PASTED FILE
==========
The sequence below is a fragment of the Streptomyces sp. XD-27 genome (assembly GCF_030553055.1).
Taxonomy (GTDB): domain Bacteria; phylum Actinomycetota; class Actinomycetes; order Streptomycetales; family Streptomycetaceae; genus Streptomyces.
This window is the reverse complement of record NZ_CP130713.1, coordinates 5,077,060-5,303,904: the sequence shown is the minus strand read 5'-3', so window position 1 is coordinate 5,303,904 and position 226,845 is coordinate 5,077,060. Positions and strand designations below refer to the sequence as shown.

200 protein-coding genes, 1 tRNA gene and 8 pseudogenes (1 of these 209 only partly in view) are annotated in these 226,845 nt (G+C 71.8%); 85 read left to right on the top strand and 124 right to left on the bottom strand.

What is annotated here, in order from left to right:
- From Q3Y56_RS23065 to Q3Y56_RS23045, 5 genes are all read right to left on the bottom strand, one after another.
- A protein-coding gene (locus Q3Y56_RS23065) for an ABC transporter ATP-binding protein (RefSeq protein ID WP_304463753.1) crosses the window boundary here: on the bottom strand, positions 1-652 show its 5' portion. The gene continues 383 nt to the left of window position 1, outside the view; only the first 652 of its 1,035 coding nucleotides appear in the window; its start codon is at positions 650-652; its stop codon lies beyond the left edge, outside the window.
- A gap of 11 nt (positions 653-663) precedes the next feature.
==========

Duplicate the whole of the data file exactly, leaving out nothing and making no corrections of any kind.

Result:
The sequence below is a fragment of the Streptomyces sp. XD-27 genome (assembly GCF_030553055.1).
Taxonomy (GTDB): domain Bacteria; phylum Actinomycetota; class Actinomycetes; order Streptomycetales; family Streptomycetaceae; genus Streptomyces.
This window is the reverse complement of record NZ_CP130713.1, coordinates 5,077,060-5,303,904: the sequence shown is the minus strand read 5'-3', so window position 1 is coordinate 5,303,904 and position 226,845 is coordinate 5,077,060. Positions and strand designations below refer to the sequence as shown.

200 protein-coding genes, 1 tRNA gene and 8 pseudogenes (1 of these 209 only partly in view) are annotated in these 226,845 nt (G+C 71.8%); 85 read left to right on the top strand and 124 right to left on the bottom strand.

What is annotated here, in order from left to right:
- From Q3Y56_RS23065 to Q3Y56_RS23045, 5 genes are all read right to left on the bottom strand, one after another.
- A protein-coding gene (locus Q3Y56_RS23065) for an ABC transporter ATP-binding protein (RefSeq protein ID WP_304463753.1) crosses the window boundary here: on the bottom strand, positions 1-652 show its 5' portion. The gene continues 383 nt to the left of window position 1, outside the view; only the first 652 of its 1,035 coding nucleotides appear in the window; its start codon is at positions 650-652; its stop codon lies beyond the left edge, outside the window.
- A gap of 11 nt (positions 653-663) precedes the next feature.